Molecular dynamics and in silico mutagenesis on the reversible inhibitor-bound SARS-CoV-2 Main Protease complexes reveal the role of a lateral pocket in enhancing the ligand affinity

Ying Li Weng, Shiv Naik, Nadia Dingelstad, Subha Kalyaanamoorthy, Aravindhan Ganesan

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Received date: 31st October 2020

The 2019 novel coronavirus pandemic caused by SARS-CoV-2 remains a serious health threat to humans and a number of countries are already in the middle of the second wave of infection. There is an urgent need to develop therapeutics against this deadly virus. Recent scientific evidences have suggested that the main protease (Mpro) enzyme in SARS-CoV-2 can be an ideal drug target due to its crucial role in the viral replication and transcription processes. Therefore, there are ongoing research efforts to identify drug candidates against SARS-CoV-2 Mprothat resulted in hundreds of X-ray crystal structures of ligand bound Mprocomplexes in the protein data bank (PDB) that describe structural details of different chemotypes of fragments binding within different sites in Mpro. In this work, we performed rigorous molecular dynamics (MD) simulation of 62 reversible ligand-Mprocomplexes in the PDB, corresponding to a cumulative simulation time of ~2.25 µs, and gained mechanistic insights about their interactions at atomic level. Weidentified and characterized different pockets and their conformational dynamics in the apo Mprostructure. Later, we analyzed the dynamic interactions and binding affinity of small ligands within those pockets. Our results identified the key residues that stabilize the ligands in the catalytic sites and other pockets in Mpro. Our analyses unraveled the role of a lateral pocket in the catalytic site in Mprothat is critical for enhancing the ligand binding to the enzyme. We also highlighted the important contribution from HIS163 in this lateral pocket towards ligand binding and affinity against Mprothrough computational mutation analyses. Further, we revealed the effects of explicit water molecules and Mprodimerization in the ligand association with the target.  Thus, comprehensive molecular level insights gained from this work can be useful to identify or design potent small molecule inhibitors against SARS-CoV-2 Mpro.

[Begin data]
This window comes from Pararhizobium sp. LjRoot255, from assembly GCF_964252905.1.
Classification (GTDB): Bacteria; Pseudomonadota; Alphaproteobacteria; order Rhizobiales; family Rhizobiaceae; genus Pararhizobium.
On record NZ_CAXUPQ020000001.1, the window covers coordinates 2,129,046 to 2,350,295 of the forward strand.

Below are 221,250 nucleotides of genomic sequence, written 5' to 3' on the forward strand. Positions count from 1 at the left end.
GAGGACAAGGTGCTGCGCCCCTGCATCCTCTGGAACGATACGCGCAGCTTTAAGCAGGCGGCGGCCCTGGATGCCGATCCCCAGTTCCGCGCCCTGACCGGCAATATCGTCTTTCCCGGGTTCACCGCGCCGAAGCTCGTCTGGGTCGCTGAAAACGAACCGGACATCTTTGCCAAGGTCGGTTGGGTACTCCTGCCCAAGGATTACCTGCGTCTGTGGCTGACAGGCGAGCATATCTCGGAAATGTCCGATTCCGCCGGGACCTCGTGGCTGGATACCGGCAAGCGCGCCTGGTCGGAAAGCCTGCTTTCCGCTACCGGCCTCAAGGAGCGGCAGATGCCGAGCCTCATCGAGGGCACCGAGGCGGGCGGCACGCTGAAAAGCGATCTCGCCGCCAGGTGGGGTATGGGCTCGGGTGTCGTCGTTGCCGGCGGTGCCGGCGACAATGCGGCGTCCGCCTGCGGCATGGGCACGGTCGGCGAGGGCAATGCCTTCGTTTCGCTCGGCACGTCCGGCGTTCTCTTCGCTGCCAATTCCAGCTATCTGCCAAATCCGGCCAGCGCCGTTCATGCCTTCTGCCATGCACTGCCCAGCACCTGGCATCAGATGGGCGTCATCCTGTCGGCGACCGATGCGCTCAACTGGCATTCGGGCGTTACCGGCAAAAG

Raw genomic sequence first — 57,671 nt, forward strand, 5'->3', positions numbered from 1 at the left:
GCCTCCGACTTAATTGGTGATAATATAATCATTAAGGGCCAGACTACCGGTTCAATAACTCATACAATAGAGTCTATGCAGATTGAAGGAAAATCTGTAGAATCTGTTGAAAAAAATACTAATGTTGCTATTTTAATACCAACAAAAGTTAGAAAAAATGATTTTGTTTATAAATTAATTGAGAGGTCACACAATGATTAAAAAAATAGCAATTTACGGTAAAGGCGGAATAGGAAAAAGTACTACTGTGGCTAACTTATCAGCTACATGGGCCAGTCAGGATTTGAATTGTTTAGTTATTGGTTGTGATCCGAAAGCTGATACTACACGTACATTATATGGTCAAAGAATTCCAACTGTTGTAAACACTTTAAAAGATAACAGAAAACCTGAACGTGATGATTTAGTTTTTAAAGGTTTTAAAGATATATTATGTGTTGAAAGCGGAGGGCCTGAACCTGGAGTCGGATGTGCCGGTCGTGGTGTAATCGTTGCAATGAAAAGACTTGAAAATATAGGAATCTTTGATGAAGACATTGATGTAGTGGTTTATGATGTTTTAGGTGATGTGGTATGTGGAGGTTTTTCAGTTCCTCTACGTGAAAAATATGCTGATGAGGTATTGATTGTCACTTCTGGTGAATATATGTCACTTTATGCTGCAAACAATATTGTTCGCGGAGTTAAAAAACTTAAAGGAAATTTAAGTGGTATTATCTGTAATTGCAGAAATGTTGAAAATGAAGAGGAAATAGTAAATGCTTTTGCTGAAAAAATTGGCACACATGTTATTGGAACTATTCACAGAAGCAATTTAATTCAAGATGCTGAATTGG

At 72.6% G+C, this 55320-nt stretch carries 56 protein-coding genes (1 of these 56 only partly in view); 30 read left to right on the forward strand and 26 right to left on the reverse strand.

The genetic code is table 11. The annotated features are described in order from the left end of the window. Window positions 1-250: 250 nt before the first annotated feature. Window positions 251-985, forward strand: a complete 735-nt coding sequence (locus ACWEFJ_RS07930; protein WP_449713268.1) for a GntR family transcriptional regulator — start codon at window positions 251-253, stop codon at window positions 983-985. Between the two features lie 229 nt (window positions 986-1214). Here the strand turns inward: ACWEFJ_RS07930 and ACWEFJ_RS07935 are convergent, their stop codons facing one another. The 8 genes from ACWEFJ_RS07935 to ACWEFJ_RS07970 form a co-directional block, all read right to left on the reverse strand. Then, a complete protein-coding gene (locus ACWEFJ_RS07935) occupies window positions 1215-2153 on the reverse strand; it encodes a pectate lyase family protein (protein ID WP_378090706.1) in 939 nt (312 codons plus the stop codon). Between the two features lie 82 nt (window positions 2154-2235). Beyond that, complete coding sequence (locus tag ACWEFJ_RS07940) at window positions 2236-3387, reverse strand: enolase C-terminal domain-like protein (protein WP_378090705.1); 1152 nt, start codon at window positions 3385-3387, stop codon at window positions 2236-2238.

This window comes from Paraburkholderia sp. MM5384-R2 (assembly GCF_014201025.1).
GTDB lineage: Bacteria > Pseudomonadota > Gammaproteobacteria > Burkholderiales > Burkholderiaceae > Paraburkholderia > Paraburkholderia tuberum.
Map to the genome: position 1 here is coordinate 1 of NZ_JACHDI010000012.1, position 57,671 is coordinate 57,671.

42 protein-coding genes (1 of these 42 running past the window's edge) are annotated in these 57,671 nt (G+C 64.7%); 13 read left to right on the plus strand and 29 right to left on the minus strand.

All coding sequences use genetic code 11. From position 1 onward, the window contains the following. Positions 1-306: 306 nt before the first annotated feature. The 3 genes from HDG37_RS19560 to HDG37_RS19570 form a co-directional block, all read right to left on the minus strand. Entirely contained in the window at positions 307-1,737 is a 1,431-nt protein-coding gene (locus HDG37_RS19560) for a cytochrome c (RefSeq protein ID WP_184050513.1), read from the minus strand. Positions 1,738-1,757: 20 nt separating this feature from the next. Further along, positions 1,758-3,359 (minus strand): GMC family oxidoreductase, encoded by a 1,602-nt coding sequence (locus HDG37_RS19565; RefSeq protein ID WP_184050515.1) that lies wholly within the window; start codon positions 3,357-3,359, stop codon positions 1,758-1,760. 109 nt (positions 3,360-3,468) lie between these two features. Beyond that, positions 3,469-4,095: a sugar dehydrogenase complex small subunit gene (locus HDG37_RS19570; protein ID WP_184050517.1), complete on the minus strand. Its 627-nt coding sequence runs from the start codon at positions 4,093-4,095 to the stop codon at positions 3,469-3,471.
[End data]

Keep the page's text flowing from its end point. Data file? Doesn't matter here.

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This is an abstract of a preprint hosted on a preprint server, which is currently undergoing peer review at Scientific Reports. The findings have yet to be thoroughly evaluated, nor has a decision on ultimate publication been made. Therefore, the results reported should not be considered conclusive, and these findings should not be used to inform clinical practice, or public health policy, or be promoted as verified information.

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